February 26, 2018
A Lab School Community Grows in Pittsburgh—And Attracts International Visitors
By Ann Lyon Ritchie
Media Inquiries: Shilo Rea
Korean lanterns and traditional clothing were among the colorful highlights in early learning classrooms this winter. Seven student teachers from South Korea's Duksung Women's University interned for two weeks at Carnegie Mellon University's Children's School or at one of its neighboring early childhood education centers.
Called university laboratory schools for their participation in research and teacher training, the Children's School and the collaborating schools are distinctive for operating on a college campus in Pittsburgh's Oakland neighborhood.
All five campus-based schools in Pittsburgh form the Pittsburgh Alliance of University Schools, or PAUS, which hosted its first professional conference on Saturday, February 10 with presentations by the schools’ educators and Jason Kotecki, a professional speaker and co-founder of Escape Adulthood.
“The group felt a strong desire to organize and create more opportunities for networking and promoting an exchange of ideas outside the sphere of their classrooms,” said Sharon Carver, director of the Children’s School, which celebrates its fiftieth anniversary this year.
Oakland's cluster of universities offers young children unique learning opportunities guided by diverse adults with broad areas of expertise, such as the Korean student teachers. Pittsburgh attracted Duksung researcher Byungho Lee, an associate professor in early childhood education, who mentored the student teachers and is spending his sabbatical year at CMU.
The member schools of PAUS are The Campus School of Carlow University, Fanny Edel Falk Laboratory School and the University Child Development Center on the University of Pittsburgh's campus, and CMU's two early childhood programs, the Children’s School and Cyert Center for Early Education.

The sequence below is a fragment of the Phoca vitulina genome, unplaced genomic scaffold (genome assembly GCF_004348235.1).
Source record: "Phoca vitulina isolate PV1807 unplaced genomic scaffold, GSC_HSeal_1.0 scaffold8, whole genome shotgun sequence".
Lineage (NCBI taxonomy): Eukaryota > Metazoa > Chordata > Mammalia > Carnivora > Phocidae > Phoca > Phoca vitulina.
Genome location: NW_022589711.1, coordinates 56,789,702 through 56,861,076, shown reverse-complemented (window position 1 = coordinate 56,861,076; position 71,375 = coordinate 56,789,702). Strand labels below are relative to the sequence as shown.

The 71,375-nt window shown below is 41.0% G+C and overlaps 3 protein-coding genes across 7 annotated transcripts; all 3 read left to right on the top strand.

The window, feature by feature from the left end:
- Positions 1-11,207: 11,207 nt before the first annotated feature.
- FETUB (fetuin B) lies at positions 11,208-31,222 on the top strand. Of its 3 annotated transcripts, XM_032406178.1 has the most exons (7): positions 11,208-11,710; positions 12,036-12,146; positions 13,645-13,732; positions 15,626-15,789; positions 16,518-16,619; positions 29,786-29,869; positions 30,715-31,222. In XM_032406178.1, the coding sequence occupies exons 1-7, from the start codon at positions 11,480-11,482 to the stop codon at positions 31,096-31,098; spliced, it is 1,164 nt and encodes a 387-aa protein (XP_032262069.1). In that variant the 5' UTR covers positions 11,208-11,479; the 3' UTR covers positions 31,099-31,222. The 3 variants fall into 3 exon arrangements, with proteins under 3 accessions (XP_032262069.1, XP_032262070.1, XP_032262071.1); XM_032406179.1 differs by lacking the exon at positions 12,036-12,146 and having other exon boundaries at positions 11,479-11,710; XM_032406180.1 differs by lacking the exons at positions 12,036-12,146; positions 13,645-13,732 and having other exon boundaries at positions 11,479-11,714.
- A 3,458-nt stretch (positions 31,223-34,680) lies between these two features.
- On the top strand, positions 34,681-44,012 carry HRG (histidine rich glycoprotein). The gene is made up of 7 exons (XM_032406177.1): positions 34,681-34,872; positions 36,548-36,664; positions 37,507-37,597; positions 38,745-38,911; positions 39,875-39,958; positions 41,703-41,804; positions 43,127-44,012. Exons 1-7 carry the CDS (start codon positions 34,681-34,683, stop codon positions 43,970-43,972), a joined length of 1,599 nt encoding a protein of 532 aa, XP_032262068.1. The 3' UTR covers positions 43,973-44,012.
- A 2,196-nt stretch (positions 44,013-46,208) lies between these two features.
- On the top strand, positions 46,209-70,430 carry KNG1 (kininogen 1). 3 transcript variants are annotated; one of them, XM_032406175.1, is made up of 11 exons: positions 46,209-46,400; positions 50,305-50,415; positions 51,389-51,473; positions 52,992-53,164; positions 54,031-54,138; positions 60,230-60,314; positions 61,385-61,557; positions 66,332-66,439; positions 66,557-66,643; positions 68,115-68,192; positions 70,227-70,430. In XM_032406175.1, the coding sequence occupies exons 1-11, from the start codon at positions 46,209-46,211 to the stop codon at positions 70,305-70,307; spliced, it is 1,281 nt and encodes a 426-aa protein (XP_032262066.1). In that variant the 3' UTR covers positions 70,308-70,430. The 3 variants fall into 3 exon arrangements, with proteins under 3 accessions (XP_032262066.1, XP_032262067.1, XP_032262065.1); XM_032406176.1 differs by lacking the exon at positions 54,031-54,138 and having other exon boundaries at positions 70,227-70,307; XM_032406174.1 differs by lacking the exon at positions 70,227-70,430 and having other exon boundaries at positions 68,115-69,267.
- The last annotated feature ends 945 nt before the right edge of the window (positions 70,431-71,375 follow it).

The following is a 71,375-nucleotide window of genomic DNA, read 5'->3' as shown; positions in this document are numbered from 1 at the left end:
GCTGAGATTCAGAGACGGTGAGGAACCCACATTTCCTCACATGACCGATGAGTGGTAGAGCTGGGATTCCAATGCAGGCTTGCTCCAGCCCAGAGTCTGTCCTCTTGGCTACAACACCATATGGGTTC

Participants hear about new practices from speakers like Leah Northrop, the yoga and mindfulness instructor at Falk Laboratory School and co-director of Pitt's Center for Mindfulness and Consciousness Studies. The attendance for her recent workshop on mindfulness in the classroom had nearly tripled since her first talk to about a dozen participants.
"Pittsburgh is just an amazing breeding ground for research, development and practice on education. With so many opportunities for partnership and collaboration, Oakland is just the perfect little community," Northrop said.
Shannon Kotvas, the early learning center's interim director at The Campus School of Carlow University enjoys PAUS events for the chance to talk with teachers from schools "similar to my own."
"We were able to collaborate and share ideas with each other to help our students be more successful," Kotvas said.
“Our early education programs keep getting better, and that benefits us all. Pittsburgh has become known for its good community of early childhood education laboratory schools," said Jean Bird, an early childhood teacher at the Children's School.
Schools nationwide will soon learn about Pittsburgh's lab school community. Together with PAUS collaborators, the Children's School will co-host the annual conference for the International Association of Laboratory Schools (IALS) in May.